So David sent for Uriah, and when Uriah came, David asked him how the war was going, and then said, “Go down to your house and wash your feet.” So Uriah left, but he did not go to his house.  Instead he slept at the entrance to the palace, with all the servants.

Informed of this, David asked Uriah, “Haven’t you just come from a military campaign? Why didn’t you go home?”

 Uriah said, “The ark and Israel and Judah are staying in tents,and my commander Joab  and my lord’s men are camped in the open country. How could I go to my house to eat and drink and make love to my wife? As surely as you live, I will not do such a thing!”

Then David said to him, “Stay here one more day, and tomorrow I will send you back.” So Uriah remained in Jerusalem that day and the next. At David’s invitation, he ate and drank with him, and David made him drunk. But in the evening Uriah went out to sleep on his mat among his master’s servants; he did not go home.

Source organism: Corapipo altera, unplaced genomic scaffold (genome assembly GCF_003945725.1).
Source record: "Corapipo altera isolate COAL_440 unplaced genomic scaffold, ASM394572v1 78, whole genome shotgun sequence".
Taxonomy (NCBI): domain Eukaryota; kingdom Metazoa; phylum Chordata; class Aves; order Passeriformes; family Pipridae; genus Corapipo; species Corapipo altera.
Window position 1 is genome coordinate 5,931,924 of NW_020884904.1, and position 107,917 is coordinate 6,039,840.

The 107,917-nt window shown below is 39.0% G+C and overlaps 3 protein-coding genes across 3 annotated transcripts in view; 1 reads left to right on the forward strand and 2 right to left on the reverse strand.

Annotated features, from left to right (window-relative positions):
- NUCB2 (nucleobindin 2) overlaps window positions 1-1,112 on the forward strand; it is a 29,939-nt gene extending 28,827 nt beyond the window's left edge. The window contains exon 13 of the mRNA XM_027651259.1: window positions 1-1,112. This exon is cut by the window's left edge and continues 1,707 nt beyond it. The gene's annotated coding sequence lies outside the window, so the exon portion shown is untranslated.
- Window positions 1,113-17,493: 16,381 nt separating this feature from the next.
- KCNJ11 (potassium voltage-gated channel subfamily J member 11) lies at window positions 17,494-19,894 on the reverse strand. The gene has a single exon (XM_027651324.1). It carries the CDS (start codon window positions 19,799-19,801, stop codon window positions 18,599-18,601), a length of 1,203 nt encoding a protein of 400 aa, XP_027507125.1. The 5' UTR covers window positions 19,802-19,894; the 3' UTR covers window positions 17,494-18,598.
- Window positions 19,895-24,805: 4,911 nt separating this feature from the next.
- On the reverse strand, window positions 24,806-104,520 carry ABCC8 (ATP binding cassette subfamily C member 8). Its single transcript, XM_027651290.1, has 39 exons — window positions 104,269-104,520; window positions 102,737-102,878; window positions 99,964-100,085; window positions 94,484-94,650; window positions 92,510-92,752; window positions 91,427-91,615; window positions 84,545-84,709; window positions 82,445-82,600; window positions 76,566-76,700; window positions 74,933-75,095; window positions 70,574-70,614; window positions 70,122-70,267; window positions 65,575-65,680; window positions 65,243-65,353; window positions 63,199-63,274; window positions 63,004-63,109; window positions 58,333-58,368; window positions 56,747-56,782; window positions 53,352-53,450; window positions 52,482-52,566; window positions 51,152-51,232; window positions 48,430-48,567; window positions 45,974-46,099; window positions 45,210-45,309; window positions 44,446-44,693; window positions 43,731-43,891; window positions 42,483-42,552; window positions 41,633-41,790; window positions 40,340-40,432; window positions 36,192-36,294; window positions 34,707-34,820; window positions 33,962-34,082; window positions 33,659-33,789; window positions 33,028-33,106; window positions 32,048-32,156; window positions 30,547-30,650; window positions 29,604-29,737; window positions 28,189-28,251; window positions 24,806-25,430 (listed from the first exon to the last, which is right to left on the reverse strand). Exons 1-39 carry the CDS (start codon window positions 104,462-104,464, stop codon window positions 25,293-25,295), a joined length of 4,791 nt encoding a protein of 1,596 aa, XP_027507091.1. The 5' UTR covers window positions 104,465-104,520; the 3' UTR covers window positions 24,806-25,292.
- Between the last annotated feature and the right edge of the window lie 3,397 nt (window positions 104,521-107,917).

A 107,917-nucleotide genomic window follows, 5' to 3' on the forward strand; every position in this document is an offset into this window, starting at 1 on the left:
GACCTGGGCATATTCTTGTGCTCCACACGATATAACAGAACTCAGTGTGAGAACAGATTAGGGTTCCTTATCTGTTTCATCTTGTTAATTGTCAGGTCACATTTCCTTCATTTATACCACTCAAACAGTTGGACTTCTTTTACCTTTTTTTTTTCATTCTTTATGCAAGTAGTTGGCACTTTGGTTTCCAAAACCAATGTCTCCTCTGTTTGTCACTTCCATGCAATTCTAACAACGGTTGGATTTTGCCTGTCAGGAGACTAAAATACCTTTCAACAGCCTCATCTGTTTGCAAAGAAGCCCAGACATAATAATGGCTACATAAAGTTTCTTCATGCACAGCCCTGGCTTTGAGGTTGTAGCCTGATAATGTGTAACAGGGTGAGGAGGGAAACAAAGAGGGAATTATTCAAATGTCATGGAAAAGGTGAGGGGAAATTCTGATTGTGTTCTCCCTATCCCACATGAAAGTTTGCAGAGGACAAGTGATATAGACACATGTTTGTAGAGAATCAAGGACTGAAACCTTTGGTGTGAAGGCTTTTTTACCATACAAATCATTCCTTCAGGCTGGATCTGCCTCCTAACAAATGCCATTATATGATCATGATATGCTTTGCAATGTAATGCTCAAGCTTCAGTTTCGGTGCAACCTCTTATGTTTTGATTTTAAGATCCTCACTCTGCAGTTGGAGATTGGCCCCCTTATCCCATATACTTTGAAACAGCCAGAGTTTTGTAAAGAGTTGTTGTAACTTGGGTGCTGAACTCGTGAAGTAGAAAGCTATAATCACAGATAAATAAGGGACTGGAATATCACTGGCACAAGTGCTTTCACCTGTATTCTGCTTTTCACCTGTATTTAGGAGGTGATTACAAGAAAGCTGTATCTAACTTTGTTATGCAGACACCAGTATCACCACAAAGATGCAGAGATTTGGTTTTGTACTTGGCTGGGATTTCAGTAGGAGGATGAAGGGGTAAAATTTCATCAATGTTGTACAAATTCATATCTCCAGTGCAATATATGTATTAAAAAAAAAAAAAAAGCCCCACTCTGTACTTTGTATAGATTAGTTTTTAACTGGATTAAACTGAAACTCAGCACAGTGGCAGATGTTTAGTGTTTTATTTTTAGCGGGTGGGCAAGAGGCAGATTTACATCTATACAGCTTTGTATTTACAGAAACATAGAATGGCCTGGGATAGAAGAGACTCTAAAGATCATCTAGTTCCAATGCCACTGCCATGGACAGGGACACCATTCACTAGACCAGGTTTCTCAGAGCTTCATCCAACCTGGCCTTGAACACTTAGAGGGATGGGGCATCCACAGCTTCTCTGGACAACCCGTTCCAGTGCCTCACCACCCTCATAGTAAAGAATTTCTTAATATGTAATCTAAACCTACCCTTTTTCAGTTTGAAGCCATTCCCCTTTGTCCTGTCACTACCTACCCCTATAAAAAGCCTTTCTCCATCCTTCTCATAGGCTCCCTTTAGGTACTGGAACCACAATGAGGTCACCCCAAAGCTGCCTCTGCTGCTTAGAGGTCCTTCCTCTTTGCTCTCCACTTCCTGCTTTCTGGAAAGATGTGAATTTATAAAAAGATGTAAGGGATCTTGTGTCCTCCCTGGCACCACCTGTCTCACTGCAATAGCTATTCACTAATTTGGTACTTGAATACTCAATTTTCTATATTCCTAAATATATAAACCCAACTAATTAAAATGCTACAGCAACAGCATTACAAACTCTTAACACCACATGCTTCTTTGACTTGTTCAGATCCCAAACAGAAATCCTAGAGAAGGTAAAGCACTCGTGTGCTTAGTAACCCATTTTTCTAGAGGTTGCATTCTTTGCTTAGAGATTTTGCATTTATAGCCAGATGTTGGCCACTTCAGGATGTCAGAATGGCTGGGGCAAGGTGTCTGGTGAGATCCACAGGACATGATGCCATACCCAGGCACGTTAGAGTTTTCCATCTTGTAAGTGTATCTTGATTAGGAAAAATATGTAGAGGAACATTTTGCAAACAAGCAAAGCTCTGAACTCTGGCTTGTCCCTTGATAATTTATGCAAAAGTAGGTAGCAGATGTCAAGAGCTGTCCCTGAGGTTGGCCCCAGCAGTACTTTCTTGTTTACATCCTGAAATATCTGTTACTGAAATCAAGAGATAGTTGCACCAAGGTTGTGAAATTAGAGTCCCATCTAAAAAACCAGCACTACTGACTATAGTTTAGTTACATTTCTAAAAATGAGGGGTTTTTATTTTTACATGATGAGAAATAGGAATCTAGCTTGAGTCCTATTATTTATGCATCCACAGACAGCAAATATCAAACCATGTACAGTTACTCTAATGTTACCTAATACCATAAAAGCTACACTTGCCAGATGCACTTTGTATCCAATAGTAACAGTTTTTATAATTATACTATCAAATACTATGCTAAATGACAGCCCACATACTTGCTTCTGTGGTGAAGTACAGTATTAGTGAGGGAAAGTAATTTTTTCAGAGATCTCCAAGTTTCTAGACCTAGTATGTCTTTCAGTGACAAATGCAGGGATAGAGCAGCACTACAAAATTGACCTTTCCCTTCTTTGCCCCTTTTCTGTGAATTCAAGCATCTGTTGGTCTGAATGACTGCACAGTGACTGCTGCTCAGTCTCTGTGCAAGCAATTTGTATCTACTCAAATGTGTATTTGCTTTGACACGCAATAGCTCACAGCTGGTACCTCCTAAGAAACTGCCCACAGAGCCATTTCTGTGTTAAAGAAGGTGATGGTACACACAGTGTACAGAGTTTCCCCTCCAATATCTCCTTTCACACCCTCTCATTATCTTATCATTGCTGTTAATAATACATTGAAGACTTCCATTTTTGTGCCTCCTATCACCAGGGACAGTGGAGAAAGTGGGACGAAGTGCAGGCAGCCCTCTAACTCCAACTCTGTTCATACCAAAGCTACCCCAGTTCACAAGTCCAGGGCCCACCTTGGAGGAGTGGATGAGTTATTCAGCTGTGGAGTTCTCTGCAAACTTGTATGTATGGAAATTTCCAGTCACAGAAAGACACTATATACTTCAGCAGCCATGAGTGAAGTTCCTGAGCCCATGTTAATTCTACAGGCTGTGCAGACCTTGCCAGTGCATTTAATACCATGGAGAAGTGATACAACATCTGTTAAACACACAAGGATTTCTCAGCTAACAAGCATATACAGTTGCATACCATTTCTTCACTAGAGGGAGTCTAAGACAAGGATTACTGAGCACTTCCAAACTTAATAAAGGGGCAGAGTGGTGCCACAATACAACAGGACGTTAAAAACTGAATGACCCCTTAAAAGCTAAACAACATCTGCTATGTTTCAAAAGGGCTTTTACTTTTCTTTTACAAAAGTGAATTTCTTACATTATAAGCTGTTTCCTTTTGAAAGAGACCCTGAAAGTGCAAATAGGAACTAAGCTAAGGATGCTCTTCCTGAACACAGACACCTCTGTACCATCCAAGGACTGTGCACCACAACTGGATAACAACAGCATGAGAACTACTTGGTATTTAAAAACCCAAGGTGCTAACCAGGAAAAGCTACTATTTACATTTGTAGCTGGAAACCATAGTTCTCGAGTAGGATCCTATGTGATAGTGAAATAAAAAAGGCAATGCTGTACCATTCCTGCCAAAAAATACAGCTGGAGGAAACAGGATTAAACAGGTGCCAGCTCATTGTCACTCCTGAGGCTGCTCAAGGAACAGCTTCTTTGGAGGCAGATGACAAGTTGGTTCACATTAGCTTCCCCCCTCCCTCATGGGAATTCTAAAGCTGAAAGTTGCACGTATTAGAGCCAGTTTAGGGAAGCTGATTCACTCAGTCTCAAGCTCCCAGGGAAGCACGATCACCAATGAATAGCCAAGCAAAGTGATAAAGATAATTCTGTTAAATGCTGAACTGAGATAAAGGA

In the morning David wrote a letter to Joab and sent it with Uriah. In it he wrote, “Put Uriah out in front where the fighting is fiercest. Then withdraw from him so he will be struck down and die.”

 So Joab did as he was told, and Uriah died, along with some others.  Joab wrote David a full account of the battle, and sent a messenger to Jerusalem to give the report.

When Bathsheba  heard that her husband was dead, she mourned for him. But after the time of mourning was over, David had her brought to his house, and she became his wife and bore him a son. But the thing David had done displeased the Lord.


As a kid, I occasionally watched a stop motion show called Davey and Goliath, which came on right before or right after Gumby – that green, bendy guy whose head was cut on an angle, and who had a best friend named Pokey – a red donkey.  Davey and Goliath were a similarly odd pair – a boy and his dog, and the dog was almost like a Mr Rogers presence – wise, calm, with a very slow and deliberate voice.  Only we viewers and Davey could hear Goliath talk – the other characters on the show couldn’t hear him. Although it was meant as a reassuring program, my cousin once told me that it freaked her out, because in the opening music she detected a chant with the words “God is everywhere, God is everywhere.”  It made her afraid to go to the bathroom.